High fifteen

In 2016 I took a memorable trip to New York City with my colleagues from Chain. Nasdaq and Chain cohosted a conference to educate finance nerds about blockchain technology.

We spent the weekend before the conference doing fun New York things, together and separately. On Saturday morning we got a wonderful docent-led tour of the Metropolitan Museum of Art. A highlight of that tour was the Temple of Dendur, a three-thousand-year-old Egyptian structure donated to the U.S. in the 1960’s. It is exhibited in a special gallery at the north end of the museum, whose north face is a canted glass wall. Our tour guide asked if any of us could guess why. I speculated that a wealthy patron wanted to be able to see it from their nearby Fifth Avenue penthouse. I was exactly right, and got a high-five from the guide. Jacqueline Kennedy was instrumental in securing the temple for the Met, beating out the Smithsonian and other sites, and got to gaze down at it for years afterward. (Her passion for it derived from the efforts she and JFK made during his presidency to rescue Egyptian antiquities from destruction due to the Aswan Dam. The gift of the temple from Egypt was in gratitude for that.)

Later in the day we were talking about the musical Hamilton, which was then a brand-new and unprecedented sensation. Only our CEO Adam had seen it, on a New York trip a few months before, but it captivated him and he brought it up often. A line from one of its songs — “In the face of ignorance and resistance I wrote financial systems into existence” — appeared at the bottom of our company stationery, since it is what we imagined we ourselves were doing. I mentioned that I’d pieced together some things I’d read about the show’s creator and star, Lin-Manuel Miranda, to conclude not only that he’d attended my old high school, but that he’d developed his performing and playwriting skills as part of The Brick Prison Playhouse, the repertory group that my friends and I created there in the early 80’s. (I had only recently become aware that The Brick Prison Playhouse still exists.) My colleague Boyma gave me a high-five on hearing that news.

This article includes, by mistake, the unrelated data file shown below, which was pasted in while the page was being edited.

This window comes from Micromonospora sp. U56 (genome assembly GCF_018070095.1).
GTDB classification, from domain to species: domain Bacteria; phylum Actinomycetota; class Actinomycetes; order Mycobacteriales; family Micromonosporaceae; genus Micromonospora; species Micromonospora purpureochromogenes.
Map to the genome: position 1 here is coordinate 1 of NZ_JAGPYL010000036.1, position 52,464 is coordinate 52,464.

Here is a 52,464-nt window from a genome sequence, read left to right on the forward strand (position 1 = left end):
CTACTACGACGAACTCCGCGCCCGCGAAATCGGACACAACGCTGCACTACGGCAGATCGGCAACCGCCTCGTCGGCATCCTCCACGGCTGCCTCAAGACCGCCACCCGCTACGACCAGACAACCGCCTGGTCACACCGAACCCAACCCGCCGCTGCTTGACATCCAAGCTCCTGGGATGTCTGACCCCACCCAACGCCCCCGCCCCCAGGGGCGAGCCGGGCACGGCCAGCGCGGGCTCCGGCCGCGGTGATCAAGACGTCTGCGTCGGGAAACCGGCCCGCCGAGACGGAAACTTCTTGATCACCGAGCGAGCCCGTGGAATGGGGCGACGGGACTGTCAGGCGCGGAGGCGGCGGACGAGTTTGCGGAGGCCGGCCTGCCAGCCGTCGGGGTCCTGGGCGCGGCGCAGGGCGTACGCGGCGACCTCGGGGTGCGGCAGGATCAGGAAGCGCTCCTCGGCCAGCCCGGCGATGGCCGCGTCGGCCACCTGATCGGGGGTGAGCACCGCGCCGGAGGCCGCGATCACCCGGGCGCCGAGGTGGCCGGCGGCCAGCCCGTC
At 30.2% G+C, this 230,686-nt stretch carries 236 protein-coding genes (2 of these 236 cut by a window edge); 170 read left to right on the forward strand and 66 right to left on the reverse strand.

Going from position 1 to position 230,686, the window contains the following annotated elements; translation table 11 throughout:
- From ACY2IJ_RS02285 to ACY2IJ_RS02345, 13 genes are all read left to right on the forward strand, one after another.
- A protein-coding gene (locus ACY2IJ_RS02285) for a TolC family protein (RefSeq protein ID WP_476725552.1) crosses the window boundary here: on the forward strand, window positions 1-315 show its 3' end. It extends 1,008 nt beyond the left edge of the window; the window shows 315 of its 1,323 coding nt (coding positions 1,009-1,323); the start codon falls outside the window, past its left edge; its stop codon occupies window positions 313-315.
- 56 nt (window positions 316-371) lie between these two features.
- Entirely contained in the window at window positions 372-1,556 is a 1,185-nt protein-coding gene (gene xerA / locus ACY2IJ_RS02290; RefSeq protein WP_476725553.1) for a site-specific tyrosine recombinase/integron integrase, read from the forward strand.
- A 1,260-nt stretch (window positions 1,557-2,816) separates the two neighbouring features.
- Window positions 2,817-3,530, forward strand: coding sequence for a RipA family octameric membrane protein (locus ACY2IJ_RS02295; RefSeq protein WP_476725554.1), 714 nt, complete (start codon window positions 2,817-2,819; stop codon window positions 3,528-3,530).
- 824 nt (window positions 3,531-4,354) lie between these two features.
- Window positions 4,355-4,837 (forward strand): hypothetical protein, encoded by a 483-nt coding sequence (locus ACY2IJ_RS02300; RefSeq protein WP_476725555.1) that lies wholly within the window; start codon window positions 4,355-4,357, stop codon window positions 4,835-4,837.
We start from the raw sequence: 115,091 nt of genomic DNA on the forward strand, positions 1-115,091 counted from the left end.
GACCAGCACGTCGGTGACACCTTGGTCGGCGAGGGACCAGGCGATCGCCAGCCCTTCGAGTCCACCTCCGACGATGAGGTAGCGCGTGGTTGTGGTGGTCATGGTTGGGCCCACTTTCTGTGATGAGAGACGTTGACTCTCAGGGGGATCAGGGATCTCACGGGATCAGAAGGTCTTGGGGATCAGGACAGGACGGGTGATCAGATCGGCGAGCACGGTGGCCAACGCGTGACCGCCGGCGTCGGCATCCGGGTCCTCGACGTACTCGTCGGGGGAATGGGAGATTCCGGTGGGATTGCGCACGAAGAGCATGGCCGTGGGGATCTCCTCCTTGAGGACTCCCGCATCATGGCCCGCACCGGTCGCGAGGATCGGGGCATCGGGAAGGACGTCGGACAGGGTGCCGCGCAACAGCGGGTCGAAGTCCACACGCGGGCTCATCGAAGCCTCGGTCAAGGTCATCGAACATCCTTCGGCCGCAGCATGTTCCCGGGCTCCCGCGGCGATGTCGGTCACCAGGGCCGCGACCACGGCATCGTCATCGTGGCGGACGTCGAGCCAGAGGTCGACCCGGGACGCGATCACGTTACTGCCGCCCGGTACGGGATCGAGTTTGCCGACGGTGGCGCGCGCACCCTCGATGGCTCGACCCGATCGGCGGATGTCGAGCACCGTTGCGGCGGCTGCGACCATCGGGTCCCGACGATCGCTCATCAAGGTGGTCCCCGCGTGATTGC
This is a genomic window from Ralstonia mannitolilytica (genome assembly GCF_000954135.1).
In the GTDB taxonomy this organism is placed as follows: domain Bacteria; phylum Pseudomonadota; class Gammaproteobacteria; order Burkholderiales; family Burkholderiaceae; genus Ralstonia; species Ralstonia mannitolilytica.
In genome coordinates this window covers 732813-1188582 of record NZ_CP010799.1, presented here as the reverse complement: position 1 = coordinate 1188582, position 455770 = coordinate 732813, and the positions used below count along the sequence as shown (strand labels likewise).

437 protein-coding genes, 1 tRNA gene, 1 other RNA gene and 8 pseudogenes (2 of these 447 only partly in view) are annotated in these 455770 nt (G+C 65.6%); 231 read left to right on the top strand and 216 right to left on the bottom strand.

At dinner the topic of childraising came up. Almost all of my colleagues were young and childless; I was the old man of the group. Thanks to nieces and nephews, godsons and -daughters, babysitting gigs and the like, everyone had some child-caregiving experience to share. Uncommonly kind and positive as this group was, their stories nevertheless tended toward the kids-are-frustrating-and-exhausting end of the spectrum. So I chimed in: everything worthwhile takes energy and effort; the rewards vastly outweigh the challenges; and as my mom told me when I first became a parent, it just keeps getting better. My colleague Oleg — the one other parent of the group — loved this sentiment so much he high-fived me.

To be clear, my usual number of unsolicited high-fives in a day is zero. April 9th, 2016 was a significant outlier.

Postscript. At the successful conclusion of the conference at Nasdaq’s headquarters, Adam marched us three blocks uptown to the Richard Rodgers theater for a group viewing of Hamilton. It blew our minds — the show itself, of course, but also that Adam was even able to do this for all of us. Those were the hottest tickets in town, and the scarcest, and the priciest. To this day I have no idea how he did it.

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